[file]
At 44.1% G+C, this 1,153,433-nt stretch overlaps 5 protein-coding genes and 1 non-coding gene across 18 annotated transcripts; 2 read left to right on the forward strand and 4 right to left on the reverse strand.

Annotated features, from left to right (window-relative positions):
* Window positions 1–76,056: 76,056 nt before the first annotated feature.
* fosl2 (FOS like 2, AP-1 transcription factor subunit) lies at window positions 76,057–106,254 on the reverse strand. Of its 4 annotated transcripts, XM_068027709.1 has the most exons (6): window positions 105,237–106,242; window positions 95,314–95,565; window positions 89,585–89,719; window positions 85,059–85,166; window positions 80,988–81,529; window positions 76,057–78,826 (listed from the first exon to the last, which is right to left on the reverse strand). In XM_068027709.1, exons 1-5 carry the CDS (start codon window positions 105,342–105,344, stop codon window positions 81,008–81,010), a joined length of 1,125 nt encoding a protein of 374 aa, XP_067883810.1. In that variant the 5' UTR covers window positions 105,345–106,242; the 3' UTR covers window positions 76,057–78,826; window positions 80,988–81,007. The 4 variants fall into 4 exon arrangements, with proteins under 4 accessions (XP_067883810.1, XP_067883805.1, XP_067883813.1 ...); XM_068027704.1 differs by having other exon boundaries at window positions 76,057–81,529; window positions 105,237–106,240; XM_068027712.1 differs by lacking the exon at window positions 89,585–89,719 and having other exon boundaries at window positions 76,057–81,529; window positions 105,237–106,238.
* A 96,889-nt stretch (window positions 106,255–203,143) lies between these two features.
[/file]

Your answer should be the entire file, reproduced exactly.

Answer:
At 44.1% G+C, this 1,153,433-nt stretch overlaps 5 protein-coding genes and 1 non-coding gene across 18 annotated transcripts; 2 read left to right on the forward strand and 4 right to left on the reverse strand.

Annotated features, from left to right (window-relative positions):
* Window positions 1–76,056: 76,056 nt before the first annotated feature.
* fosl2 (FOS like 2, AP-1 transcription factor subunit) lies at window positions 76,057–106,254 on the reverse strand. Of its 4 annotated transcripts, XM_068027709.1 has the most exons (6): window positions 105,237–106,242; window positions 95,314–95,565; window positions 89,585–89,719; window positions 85,059–85,166; window positions 80,988–81,529; window positions 76,057–78,826 (listed from the first exon to the last, which is right to left on the reverse strand). In XM_068027709.1, exons 1-5 carry the CDS (start codon window positions 105,342–105,344, stop codon window positions 81,008–81,010), a joined length of 1,125 nt encoding a protein of 374 aa, XP_067883810.1. In that variant the 5' UTR covers window positions 105,345–106,242; the 3' UTR covers window positions 76,057–78,826; window positions 80,988–81,007. The 4 variants fall into 4 exon arrangements, with proteins under 4 accessions (XP_067883810.1, XP_067883805.1, XP_067883813.1 ...); XM_068027704.1 differs by having other exon boundaries at window positions 76,057–81,529; window positions 105,237–106,240; XM_068027712.1 differs by lacking the exon at window positions 89,585–89,719 and having other exon boundaries at window positions 76,057–81,529; window positions 105,237–106,238.
* A 96,889-nt stretch (window positions 106,255–203,143) lies between these two features.